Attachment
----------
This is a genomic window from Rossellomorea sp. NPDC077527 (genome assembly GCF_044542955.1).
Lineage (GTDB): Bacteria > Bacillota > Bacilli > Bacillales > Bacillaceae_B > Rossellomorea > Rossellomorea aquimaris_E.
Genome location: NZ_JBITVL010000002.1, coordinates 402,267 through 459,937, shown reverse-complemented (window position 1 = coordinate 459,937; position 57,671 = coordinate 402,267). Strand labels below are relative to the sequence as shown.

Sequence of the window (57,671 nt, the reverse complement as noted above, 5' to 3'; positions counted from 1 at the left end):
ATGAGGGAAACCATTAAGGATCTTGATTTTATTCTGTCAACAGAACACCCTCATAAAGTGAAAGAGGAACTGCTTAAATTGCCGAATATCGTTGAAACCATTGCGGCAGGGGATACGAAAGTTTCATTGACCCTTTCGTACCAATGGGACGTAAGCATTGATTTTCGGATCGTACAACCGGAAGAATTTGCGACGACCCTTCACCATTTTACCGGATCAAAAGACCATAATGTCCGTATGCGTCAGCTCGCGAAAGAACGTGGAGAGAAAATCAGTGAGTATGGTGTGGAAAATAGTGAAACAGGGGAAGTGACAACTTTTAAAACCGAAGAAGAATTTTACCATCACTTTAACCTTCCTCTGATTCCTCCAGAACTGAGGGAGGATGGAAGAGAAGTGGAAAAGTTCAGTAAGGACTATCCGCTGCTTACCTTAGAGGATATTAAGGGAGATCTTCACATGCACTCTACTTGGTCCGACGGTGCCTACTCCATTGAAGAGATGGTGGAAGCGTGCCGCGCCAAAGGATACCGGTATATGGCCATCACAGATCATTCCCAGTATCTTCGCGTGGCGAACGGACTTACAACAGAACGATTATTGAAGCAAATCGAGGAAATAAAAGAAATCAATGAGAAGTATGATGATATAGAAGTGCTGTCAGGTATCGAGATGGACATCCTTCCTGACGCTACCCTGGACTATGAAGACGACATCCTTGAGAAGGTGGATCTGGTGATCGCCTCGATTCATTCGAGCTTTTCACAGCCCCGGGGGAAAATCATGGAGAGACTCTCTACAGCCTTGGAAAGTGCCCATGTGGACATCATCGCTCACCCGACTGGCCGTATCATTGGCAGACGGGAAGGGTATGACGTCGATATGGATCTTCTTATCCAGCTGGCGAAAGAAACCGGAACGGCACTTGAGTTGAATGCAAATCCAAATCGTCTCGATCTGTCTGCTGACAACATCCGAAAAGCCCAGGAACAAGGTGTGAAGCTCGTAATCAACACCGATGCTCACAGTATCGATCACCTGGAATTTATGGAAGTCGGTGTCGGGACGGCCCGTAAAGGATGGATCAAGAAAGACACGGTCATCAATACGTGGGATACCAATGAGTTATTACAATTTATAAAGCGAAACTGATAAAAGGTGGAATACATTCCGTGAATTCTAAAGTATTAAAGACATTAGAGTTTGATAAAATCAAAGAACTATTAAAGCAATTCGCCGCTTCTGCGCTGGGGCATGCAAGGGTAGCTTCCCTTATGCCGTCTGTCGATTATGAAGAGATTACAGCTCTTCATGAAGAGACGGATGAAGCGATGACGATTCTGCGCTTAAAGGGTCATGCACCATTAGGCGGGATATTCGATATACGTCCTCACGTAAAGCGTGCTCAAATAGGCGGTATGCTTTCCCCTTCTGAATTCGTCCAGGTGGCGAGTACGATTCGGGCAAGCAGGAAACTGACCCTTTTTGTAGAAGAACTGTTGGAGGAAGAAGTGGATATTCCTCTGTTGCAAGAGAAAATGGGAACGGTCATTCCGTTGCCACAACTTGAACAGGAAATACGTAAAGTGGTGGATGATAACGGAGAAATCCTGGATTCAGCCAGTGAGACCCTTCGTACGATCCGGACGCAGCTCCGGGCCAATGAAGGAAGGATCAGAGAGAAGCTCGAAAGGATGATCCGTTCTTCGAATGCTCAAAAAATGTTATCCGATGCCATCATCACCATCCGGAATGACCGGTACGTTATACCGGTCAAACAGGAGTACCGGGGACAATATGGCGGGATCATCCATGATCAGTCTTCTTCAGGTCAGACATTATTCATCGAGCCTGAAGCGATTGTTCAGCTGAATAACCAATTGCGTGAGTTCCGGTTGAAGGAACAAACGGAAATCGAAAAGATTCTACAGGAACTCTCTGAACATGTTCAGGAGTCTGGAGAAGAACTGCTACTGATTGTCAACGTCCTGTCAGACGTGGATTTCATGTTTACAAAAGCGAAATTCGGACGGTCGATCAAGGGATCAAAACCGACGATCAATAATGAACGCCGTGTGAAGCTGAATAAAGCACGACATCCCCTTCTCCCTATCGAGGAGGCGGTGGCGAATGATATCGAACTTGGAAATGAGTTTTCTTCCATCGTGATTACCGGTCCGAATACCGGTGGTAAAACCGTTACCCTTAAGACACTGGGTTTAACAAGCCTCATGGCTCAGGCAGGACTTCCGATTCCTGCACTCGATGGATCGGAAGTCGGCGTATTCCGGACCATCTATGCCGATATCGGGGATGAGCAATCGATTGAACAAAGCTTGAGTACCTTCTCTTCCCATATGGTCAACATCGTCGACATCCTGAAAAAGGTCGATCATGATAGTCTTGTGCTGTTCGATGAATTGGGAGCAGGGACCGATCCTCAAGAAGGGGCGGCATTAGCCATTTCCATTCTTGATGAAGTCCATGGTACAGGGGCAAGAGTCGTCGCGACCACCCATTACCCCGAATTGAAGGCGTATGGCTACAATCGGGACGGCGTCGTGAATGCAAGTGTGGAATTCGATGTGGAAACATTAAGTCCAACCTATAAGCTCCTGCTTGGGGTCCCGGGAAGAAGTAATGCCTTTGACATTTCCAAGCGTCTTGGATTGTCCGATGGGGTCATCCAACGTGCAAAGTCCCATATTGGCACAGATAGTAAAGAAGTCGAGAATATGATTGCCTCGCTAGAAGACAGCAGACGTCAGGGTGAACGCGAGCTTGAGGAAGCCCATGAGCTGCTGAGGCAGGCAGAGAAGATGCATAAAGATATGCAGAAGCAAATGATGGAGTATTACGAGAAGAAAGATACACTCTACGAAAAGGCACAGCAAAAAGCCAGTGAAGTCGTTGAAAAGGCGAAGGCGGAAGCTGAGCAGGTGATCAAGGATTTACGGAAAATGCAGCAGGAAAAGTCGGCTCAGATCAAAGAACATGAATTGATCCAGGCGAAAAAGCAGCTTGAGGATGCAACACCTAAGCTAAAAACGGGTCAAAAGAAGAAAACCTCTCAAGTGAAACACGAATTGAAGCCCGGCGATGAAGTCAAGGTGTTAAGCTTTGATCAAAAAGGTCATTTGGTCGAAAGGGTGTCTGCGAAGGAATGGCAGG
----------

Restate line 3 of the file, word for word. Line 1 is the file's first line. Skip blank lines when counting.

Genome location: NZ_JBITVL010000002.1, coordinates 402,267 through 459,937, shown reverse-complemented (window position 1 = coordinate 459,937; position 57,671 = coordinate 402,267). Strand labels below are relative to the sequence as shown.